00:00 00:00 spaceplay / pause qunload | stop ffullscreenshift + ←→slower / faster ↑↓volume mmute ←→seek . seek to previous 12… 6 seek to 10%, 20% … 60% Surf City will not resume dune restoration until November2:24Gov. Cooper tours Fair Bluff Fire Station, talks hurricane recovery0:55School supply giveaway aims to help those affected by Florence1:41Northside Pool repairs almost complete0:30Support the Port among winners of disaster recovery grant0:56Vet receives a free roof after losing one to Florence0:55HOPE NC INTERVIEW3:25Hampstead woman loses home in Florence, surprised with help 10 months later2:04Tropical Integrated Warning Team meeting helps agencies prepare during hurricane season1:56US 421 bridge work continues after Florence washout0:47Teens help those affected by Hurricane Florence, Matthew2:08Florence victims face 100-degree days in FEMA trailers1:04Volunteers desperately needed to assist with building efforts after Hurricane Florence3:39Hurricane shifts sand in coastal waters, could increase swimming threats2:13First responders join WARM in hurricane recovery efforts0:59Oak Island Pier set to reopen Wednesday0:25Oceanic Restaurant ready to dive in on Mother’s Day0:30Possible return date for Jervay community released2:18New Hanover Schools hourly employees won’t get paid for five days2:14Hurricane Recovery round table gives residents access to mroe help post-Florence2:10Brunswick Town Historic Site museum reopens Saturday1:00Wilmington man meets paramedics who saved his life hours before hurricane2:20Rep. David Rouzer talks Mueller report, storm recovery4:24Spruce up your yard at annual spring plant sale in Burgaw0:47RESIDE Disaster Relief Shelter holds rubbon cutting0:54Students say “Thank you” to first responders1:25AG sues Florida tree removal company for alleged price gouging in Wilmington2:14’Cross Creek Hero’ continues to lend a helping hand2:17USO shows appreciation to the coast guard, shutdown, hurricane0:52Proposed tax credit could assist repairs for historic homes in disaster zones2:04Two New Hanover schools to move into new buildings next month1:26NC students write book about experience with Hurricane Florence1:22Luncheon highlights ’growth and transformation’ in downtown Wilmington0:32Gov. Roy Cooper says downtown Wilmington ’revitalized’ after Florence2:02Community rolls together to get topsail beach skating rink back open after storm1:36Cape Fear Garden Club plants the seed for Airlie Gardens’ Florence recovery0:57Wilmington firefighters honored for rescue during Hurricane Florence1:50Rep. David Rouzer talks rebuilding damaged dike in Bladen County1:40Fix to Kelly dike system still in limbo following community conversation2:13Neighbors fight to stop construction of ’essential’ hospital water system2:31County, city still waiting on millions in Florence reimbursement1:51Wilmington Mayor Bill Saffo talks Florence recovery 6 months after storm1:51Boiling Spring Lakes: Only 40% of recovery completed since historic hurricane2:26Owner moves to new location after Florence wipes out iconic restaurant1:06Pender community surfs its way to recovery months after storm1:27ONLY ON WWAY: Gov. Cooper gives recovery update six months post-Florence7:42’This is a miracle’: Whitestocking community gets help to rebuild church2:19Bethlehem Baptist Church is on the road to recovery after Florence1:22800+ Pender students still displaced several months after historic hurricane1:58Are some homes worth the renovation after Hurricane Florence?1:17Free seeds offer easier start to families replanting0:54Cape Fear Volunteer Center needs help moving Florence survivors into new homes0:53Florence survivor finds new housing, not out of the woods yet0:31Rebuild continues almost 6 months since Hurricane Florence1:35Rebuild continues almost 6 months since Hurricane Florence2:19Florence destroys Pender County farm, help comes from across country2:07How can we improve for next time? Pender reviews storm response to Florence1:40USS Battleship North Carolina continues to battle Mother Nature1:54Will Carolina Beach businesses reopen in time for start of season?2:05FEMA assistance starts to end, Florence victims still without homes2:07New Hanover County issues Hurricane Florence after action report1:22Veteran forced out of garage after Florence moves into camper0:31Gov. Cooper proposes funding aimed to help schools recovering from Florence1:44Florence clean up efforts ongoing1:54Pender Co. ends Hurricane Florence state of emergency0:16Volunteers needed to clean up Ev-Henwood Nature Preserve in Leland0:30University breaks ground on new student housing0:57Topsail Island is back open post-Florence1:38Barfield: ’State of the county is strong’2:17Habitat breaks ground on 4 new homes in Wilmington0:54Volunteer attorneys could help homeowners denied help from FEMA4:06Pro bono FEMA clinic for those affected by Hurricane Florence4:06First ever pender county state of education and economy held in burgaw1:52Wrightsville Beach restaurant closed since Florence starts rehiring staff0:53Hurricane Florence victims can still apply for disaster mitigation0:55Are you ready for breakfast?1:00Historic grounds reopens after shutdown1:27Hurricane Florence recovery summit brings survivors together1:31New Wrightsville Beach school planned with storms, floods in mind0:33TX official offers affordable housing advice after experiencing Hurricane Harvey1:04Whitestocking residents welcome truckload of donations from Pennsylvania3:06FEMA hosting meeting to address flood mitigation questions, concerns3:39University still repairing classrooms and apartments four months after hurricane0:30Cooper to Trump: End shutdown so NC can rebuild after Hurricane Florence0:33Experts say affordable housing is in more trouble following Florence0:58Stranger drives across country to reunite NC boy fighting cancer with his dog2:19Will a $2M flood plan save the Battleship North Carolina parking lot?1:05Woman says Florence damage is severely affecting her health1:54When you can learn more about applying for buyouts on flood-prone homes0:25Pender County students to receive free meals through January 310:20Animal aid group says majority of supplies lost after theft1:02Duke energy wants customers to help with $760m storm cost0:44Find out how you can help the environment by getting rid of your Christmas tree1:02New study researches how Hurricane Florence could have impacted pregnancies2:16Ward gives back to his community during the holidays1:32Gov. Cooper reflects on efforts to rebuild following Hurricane Florence3:14Gov. Cooper: 2018 was a tough year for North Carolina2:37Man designs ornaments made from Florence debris0:38Businesses team up to host Hurricane Florence recovery fundraiser0:56Rain lowers ’Christmas on the Square’ turnout0:54XColor SettingsAaAaAaAaTextBackgroundOpacity SettingsTextOpaqueSemi-TransparentBackgroundSemi-TransparentOpaqueTransparentFont SettingsSize||TypeSerif MonospaceSerifSans Serif MonospaceSans SerifCasualCursiveSmallCapsResetSave Settings COLUMBUS COUNTY, NC (Press Release) — Columbus County Disaster Response, Inc., a local, 501(c)(3) tax-exempt, non-profit organization founded in 2000, in response to the devastation caused in Columbus County, by Hurricane Floyd in September 1999, is seeking donations and volunteers to help victims of Hurricane Florence some 19 years later.“What we learned from Hurricanes Floyd and Matthew is that recovery from the devastating effects of winds and flooding from a hurricane is long-term.,” said Kipling Godwin, current President and one of the founders of CCDR. “It was more than seven years after Hurricane Floyd before recovery was complete,” he added. Many local residents who were impacted by Hurricane Matthew in 2016 were still in recovery mode when Hurricane Florence hit causing the same or, in many cases, even worse damage.- Advertisement – Godwin said that a number of churches, nonprofits, businesses, corporations, and foundations have contributed to CCDR in the past for disaster relief. 100% of all donations are used to assist residents of Columbus County with Hurricane preparation and recovery efforts.CCDR hosted the first-ever Hurricane Expo at the Columbus County Fairgrounds in mid-June 2018 with more than 200 attendees. The group also launched a new website in conjunction with the Hurricane Expo that provides an online resource for disaster preparation and recovery topics.In the wake of Hurricane Florence, CCDR is utilizing the website to receive online donations and to recruit volunteers to help with disaster relief efforts in Columbus County. Individuals and organizations wishing to support CCDR’s work should visit the website at www.columbuscountydisasterresponse.org and click on “Donate” to make a tax-deductible donation using Visa, Mastercard, Discover, and Diners Club credit or debit cards.Related Article: Will disaster relief move to Florida after Michael hits?To make a donation by check or money order, payable to Columbus County Disaster Response or CCDR, mail it to Columbus County Disaster Response, P.O. Box 1844, Whiteville, NC 28472. Please do not send cash through the mail. The organization also accepts prepaid Visa or Mastercard cards, gift cards from Lowe’s, Home Depot, and Walmart that can be used to purchase relief items for storm victims. They can be mailed to the same address.CCDR is currently not able to accept other in-kind donations, but recommends that anyone wishing to donate new or gently used (in working condition) furniture, appliances, household items, cleaning supplies, hygiene items, bottled water, and shelf-stable food items, contact a partnering local relief organization, Community CPR at (910) 207-6929, to arrange for such a donation.To volunteer to assist with Hurricane Florence relief efforts in Columbus County, visit at www.columbuscountydisasterresponse.org and click on the “Volunteer” button on the main Home page.For more information about Columbus County Disaster Response, you may contact Godwin at (910) 840-6743 or email firstname.lastname@example.org.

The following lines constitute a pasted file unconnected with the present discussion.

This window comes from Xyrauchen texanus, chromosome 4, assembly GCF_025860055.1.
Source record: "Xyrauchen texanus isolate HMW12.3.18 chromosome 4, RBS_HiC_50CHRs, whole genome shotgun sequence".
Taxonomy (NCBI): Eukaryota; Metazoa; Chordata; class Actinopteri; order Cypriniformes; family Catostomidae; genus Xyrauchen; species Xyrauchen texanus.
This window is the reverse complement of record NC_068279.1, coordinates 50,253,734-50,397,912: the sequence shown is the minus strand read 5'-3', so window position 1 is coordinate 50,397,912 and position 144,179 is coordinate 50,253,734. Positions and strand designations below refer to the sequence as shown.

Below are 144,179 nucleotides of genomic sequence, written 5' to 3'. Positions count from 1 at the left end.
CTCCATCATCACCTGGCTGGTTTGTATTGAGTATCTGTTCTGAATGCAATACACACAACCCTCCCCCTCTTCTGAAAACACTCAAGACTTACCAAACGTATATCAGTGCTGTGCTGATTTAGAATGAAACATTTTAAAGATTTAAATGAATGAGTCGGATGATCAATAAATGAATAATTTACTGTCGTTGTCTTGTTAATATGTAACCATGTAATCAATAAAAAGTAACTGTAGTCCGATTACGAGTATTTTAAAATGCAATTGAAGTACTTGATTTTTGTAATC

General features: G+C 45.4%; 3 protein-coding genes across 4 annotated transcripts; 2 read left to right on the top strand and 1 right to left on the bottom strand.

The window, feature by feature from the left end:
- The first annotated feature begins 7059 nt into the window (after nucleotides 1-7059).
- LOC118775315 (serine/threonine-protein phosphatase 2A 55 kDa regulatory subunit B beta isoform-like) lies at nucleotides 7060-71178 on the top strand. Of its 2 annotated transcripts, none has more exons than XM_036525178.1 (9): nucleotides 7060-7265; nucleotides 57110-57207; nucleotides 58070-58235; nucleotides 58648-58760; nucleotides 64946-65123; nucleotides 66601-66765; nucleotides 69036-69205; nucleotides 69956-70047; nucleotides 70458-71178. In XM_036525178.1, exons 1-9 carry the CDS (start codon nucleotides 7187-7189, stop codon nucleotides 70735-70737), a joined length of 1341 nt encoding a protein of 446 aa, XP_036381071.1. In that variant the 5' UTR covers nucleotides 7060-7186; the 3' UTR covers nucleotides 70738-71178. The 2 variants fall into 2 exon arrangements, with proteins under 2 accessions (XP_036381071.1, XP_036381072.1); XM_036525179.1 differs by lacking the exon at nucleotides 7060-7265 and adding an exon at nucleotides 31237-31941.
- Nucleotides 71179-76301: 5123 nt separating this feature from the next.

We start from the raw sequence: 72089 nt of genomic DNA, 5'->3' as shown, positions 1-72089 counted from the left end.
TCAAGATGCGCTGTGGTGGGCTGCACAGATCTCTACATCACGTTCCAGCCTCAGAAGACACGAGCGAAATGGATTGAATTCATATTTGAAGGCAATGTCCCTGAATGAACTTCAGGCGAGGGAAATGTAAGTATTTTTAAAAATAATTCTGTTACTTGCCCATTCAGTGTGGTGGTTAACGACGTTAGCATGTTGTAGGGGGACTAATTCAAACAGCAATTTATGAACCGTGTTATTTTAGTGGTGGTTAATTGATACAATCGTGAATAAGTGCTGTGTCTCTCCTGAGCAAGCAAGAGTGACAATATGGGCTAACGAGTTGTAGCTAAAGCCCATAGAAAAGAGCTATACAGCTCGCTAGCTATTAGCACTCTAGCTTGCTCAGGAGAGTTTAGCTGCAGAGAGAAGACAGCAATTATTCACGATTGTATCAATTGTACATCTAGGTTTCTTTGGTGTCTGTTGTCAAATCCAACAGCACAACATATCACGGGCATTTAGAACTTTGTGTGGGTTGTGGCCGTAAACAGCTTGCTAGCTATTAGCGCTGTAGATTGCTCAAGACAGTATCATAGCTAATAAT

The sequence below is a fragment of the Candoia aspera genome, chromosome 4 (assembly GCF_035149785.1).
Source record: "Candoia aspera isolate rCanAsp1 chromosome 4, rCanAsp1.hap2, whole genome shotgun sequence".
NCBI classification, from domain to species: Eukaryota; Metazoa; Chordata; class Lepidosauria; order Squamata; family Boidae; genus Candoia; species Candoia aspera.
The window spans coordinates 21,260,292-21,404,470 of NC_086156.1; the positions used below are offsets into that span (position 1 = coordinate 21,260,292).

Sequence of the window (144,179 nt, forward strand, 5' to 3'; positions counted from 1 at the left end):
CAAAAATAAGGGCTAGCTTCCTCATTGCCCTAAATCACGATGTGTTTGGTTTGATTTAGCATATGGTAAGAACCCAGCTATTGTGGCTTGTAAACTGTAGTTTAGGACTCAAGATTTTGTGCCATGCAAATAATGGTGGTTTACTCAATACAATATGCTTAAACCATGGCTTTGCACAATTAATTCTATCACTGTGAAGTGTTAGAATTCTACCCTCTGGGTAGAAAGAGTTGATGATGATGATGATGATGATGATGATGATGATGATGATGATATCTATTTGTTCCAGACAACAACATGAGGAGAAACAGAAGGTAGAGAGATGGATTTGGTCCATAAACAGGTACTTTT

WILMINGTON,NC (WWAY) — More than 600 scholars became Seahawk alumni on Saturday afternoon. UNCW spokeswoman said it was one of the most diverse group of graduates in years.Students from the Watson College of Education, and students that studied Sciences and Humanities, Creative Arts, Social Sciences and Graduate Liberal studies in the College of Arts and Sciences crossed the stage with family and friends cheering ready to embark on new journeys either starting their career or continuing their education.- Advertisement – Zoe Greene received her bachelors in biology on Saturday. She says she’s thankful her family was there to support her like they’ve done every step of her education.“It feels great,” Greene said. “Our community went through Florence so we really grew stronger and we’re close with everyone within the system. For UNC Charlotte, I feel like a lot of people today have that in their mind and they’re kind of doing it for them and for themselves.”Congratulations Class of 2019! Good luck on your future endeavors.Related Article: Jury finds ex-Charlotte QB Olsen not guilty of rape charges